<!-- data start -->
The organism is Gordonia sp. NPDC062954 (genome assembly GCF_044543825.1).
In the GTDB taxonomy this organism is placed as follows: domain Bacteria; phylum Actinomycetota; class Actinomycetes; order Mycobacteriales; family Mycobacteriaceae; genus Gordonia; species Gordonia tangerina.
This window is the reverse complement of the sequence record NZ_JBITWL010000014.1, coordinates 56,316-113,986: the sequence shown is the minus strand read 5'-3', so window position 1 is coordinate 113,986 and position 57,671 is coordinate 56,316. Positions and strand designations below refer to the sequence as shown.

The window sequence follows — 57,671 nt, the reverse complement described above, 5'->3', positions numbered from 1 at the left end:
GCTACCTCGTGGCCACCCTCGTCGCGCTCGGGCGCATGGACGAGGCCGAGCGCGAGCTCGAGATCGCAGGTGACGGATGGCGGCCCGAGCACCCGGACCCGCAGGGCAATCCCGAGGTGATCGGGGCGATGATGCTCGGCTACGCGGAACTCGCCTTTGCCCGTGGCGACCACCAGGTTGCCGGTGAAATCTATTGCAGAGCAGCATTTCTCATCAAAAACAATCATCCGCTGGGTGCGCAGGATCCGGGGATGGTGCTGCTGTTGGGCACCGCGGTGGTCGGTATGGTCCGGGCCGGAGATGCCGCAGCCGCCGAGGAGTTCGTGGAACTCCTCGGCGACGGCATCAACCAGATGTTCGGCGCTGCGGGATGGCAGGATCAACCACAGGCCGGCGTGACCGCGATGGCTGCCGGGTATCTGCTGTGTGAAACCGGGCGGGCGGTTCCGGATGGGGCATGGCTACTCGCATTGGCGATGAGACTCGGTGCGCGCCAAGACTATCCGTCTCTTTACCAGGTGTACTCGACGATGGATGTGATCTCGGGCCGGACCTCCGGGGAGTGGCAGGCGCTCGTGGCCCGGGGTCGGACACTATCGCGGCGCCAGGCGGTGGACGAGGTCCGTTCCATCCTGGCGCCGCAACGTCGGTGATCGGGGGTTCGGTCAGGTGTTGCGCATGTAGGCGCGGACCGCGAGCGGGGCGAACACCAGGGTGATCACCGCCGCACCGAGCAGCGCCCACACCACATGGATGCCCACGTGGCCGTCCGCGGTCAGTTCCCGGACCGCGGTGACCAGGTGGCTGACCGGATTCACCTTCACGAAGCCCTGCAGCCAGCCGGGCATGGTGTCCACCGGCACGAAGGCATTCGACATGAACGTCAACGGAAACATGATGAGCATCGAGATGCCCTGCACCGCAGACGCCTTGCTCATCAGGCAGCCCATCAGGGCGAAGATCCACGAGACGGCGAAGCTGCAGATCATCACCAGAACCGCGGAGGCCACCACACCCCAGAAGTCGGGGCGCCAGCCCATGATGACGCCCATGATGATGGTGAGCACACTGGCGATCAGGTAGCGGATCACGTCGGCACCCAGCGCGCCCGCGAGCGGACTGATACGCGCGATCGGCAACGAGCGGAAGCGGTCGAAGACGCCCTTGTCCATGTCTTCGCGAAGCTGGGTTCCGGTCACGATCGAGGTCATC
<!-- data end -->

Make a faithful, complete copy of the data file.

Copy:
The organism is Gordonia sp. NPDC062954 (genome assembly GCF_044543825.1).
In the GTDB taxonomy this organism is placed as follows: domain Bacteria; phylum Actinomycetota; class Actinomycetes; order Mycobacteriales; family Mycobacteriaceae; genus Gordonia; species Gordonia tangerina.
This window is the reverse complement of the sequence record NZ_JBITWL010000014.1, coordinates 56,316-113,986: the sequence shown is the minus strand read 5'-3', so window position 1 is coordinate 113,986 and position 57,671 is coordinate 56,316. Positions and strand designations below refer to the sequence as shown.

The window sequence follows — 57,671 nt, the reverse complement described above, 5'->3', positions numbered from 1 at the left end:
GCTACCTCGTGGCCACCCTCGTCGCGCTCGGGCGCATGGACGAGGCCGAGCGCGAGCTCGAGATCGCAGGTGACGGATGGCGGCCCGAGCACCCGGACCCGCAGGGCAATCCCGAGGTGATCGGGGCGATGATGCTCGGCTACGCGGAACTCGCCTTTGCCCGTGGCGACCACCAGGTTGCCGGTGAAATCTATTGCAGAGCAGCATTTCTCATCAAAAACAATCATCCGCTGGGTGCGCAGGATCCGGGGATGGTGCTGCTGTTGGGCACCGCGGTGGTCGGTATGGTCCGGGCCGGAGATGCCGCAGCCGCCGAGGAGTTCGTGGAACTCCTCGGCGACGGCATCAACCAGATGTTCGGCGCTGCGGGATGGCAGGATCAACCACAGGCCGGCGTGACCGCGATGGCTGCCGGGTATCTGCTGTGTGAAACCGGGCGGGCGGTTCCGGATGGGGCATGGCTACTCGCATTGGCGATGAGACTCGGTGCGCGCCAAGACTATCCGTCTCTTTACCAGGTGTACTCGACGATGGATGTGATCTCGGGCCGGACCTCCGGGGAGTGGCAGGCGCTCGTGGCCCGGGGTCGGACACTATCGCGGCGCCAGGCGGTGGACGAGGTCCGTTCCATCCTGGCGCCGCAACGTCGGTGATCGGGGGTTCGGTCAGGTGTTGCGCATGTAGGCGCGGACCGCGAGCGGGGCGAACACCAGGGTGATCACCGCCGCACCGAGCAGCGCCCACACCACATGGATGCCCACGTGGCCGTCCGCGGTCAGTTCCCGGACCGCGGTGACCAGGTGGCTGACCGGATTCACCTTCACGAAGCCCTGCAGCCAGCCGGGCATGGTGTCCACCGGCACGAAGGCATTCGACATGAACGTCAACGGAAACATGATGAGCATCGAGATGCCCTGCACCGCAGACGCCTTGCTCATCAGGCAGCCCATCAGGGCGAAGATCCACGAGACGGCGAAGCTGCAGATCATCACCAGAACCGCGGAGGCCACCACACCCCAGAAGTCGGGGCGCCAGCCCATGATGACGCCCATGATGATGGTGAGCACACTGGCGATCAGGTAGCGGATCACGTCGGCACCCAGCGCGCCCGCGAGCGGACTGATACGCGCGATCGGCAACGAGCGGAAGCGGTCGAAGACGCCCTTGTCCATGTCTTCGCGAAGCTGGGTTCCGGTCACGATCGAGGTCATC